You would never think of driving without insurance or without the proper minimum of insurance, based on Indiana state law.
However, you may be surprised to learn that there are numerous drivers on the road without auto insurance at all. Likewise, many drivers don’t have enough insurance to cover other drivers’ medical expenses were they to cause serious injuries.
In the auto insurance world, these are called uninsured motorists and underinsured motorists.
Uninsured & Underinsured Motorists Put You at Risk
If you were to get into a collision with one of these drivers and if the accident were their fault, who would cover your medical expenses?
Certainly not the other driver if they don’t have insurance. Or, if the other driver only has the minimum required amount of insurance, their limits may only put a small dent in your medical expenses.
In these situations, it’s wise to have an added coverage called uninsured/underinsured motorist coverage or UM/UIM coverage. This type of coverage is often offered together in one policy. In some states, it comes as two separate policies.
Below, we will discuss the merits of this type of coverage and how it works.
How Does UM and UIM Coverage Work?
- UM Coverage covers you if you’re injured after an accident with an uninsured driver (where they were at fault).
- UIM Coverage gives you added coverage if an underinsured driver causes you an accident, and their limits don’t meet your medical expense needs.
Do You Have to Have UM and UIM Insurance Coverage?
In select states, UM and UIM coverage are required by law. Other states do not require UIM coverage, but they may require UM coverage.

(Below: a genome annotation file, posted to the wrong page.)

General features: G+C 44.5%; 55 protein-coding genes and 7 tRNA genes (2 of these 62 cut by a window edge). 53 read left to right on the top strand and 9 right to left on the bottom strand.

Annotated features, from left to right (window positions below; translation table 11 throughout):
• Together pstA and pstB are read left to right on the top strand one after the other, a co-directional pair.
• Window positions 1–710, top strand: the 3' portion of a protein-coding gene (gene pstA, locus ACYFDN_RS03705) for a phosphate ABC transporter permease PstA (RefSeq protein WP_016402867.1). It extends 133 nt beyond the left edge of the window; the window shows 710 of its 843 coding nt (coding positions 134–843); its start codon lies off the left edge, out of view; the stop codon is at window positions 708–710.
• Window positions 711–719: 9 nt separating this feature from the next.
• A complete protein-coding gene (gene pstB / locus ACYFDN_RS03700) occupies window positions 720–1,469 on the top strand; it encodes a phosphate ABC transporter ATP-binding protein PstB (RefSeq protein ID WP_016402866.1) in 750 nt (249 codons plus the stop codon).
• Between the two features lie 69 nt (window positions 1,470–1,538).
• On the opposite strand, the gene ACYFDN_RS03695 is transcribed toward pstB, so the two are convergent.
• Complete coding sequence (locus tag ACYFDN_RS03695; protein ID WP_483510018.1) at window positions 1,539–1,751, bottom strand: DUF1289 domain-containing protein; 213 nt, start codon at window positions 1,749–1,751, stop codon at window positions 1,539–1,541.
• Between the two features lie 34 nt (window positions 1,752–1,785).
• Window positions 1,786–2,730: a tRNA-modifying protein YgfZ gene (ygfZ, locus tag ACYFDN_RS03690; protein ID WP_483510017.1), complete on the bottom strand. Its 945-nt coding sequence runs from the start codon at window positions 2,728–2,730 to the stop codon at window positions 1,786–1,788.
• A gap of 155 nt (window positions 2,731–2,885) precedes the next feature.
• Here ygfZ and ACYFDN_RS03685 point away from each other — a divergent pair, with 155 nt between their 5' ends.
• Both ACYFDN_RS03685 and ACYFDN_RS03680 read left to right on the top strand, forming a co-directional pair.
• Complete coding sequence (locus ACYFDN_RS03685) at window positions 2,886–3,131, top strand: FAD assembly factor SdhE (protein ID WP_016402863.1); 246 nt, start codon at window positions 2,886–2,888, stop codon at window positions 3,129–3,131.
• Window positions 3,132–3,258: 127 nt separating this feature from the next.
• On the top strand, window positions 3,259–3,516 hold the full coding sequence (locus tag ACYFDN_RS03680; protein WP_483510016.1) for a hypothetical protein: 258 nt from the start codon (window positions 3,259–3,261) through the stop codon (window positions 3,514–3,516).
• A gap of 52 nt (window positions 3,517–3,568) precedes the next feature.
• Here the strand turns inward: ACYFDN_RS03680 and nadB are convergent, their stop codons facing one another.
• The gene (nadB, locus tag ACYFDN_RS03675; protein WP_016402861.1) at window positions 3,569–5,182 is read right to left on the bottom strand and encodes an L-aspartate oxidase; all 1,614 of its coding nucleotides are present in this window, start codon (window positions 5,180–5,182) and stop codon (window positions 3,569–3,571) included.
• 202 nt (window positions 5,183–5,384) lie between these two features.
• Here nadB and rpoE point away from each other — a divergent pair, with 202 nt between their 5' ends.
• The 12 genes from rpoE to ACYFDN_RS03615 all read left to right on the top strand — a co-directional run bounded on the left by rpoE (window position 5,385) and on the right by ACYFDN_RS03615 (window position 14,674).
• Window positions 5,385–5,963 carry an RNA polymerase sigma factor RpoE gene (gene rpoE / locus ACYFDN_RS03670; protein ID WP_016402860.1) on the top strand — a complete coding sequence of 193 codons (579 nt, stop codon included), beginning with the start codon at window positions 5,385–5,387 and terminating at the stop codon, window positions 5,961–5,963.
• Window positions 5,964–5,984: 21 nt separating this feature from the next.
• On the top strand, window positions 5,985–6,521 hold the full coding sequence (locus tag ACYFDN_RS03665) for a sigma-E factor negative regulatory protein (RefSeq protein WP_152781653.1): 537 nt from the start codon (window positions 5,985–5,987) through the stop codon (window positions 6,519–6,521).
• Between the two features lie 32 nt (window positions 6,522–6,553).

Finally, some states do not require either type of coverage. However, it is often the case in these states that if you do not want UM and/or UIM coverage, you need to “reject this coverage in writing.” What this means is that UM and UIM coverage may be included in your auto insurance plan automatically. It’s up to you to put in writing that you “reject this coverage” if you do not want it.
This is the situation in the state of Indiana. That is, UM and UIM coverage are not required. They may be included automatically in your auto insurance plan, however. If you don’t want this coverage, you’ll need to reject it in writing.
Still, it is recommended by most insurance experts that you carry UM and UIM coverage. It’s worth noting that this is usually an inexpensive type of coverage. Moreover, it can save you a lot of money in the long run.
Understanding Uninsured Property Damage Coverage
There is one other type of uninsured motorist coverage that we haven’t talked about yet. It is called uninsured motorist property damage coverage.
Standard UM and UIM coverage only takes care of medical expenses. So, for example, let’s say an uninsured motorist caused a collision with your vehicle. You were injured. In this case, if you had UM coverage, it would take care of the medical expenses up to the limits in your policy.
However, if there was damage done to your vehicle, your UM coverage doesn’t pay for this. Naturally, the other driver’s nonexistent insurance won’t be able to pay either. In this case, you’d be wise to have uninsured motorist property damage coverage or UMPD coverage.
In Indiana, this is an available type of insurance. If you don’t want it, you’ll need to, again, reject it in writing.
For any questions about UM/UIM/UMPD coverage, the agents at Butler Insurance are here to assist you. Stop in or give us a call today to find out more.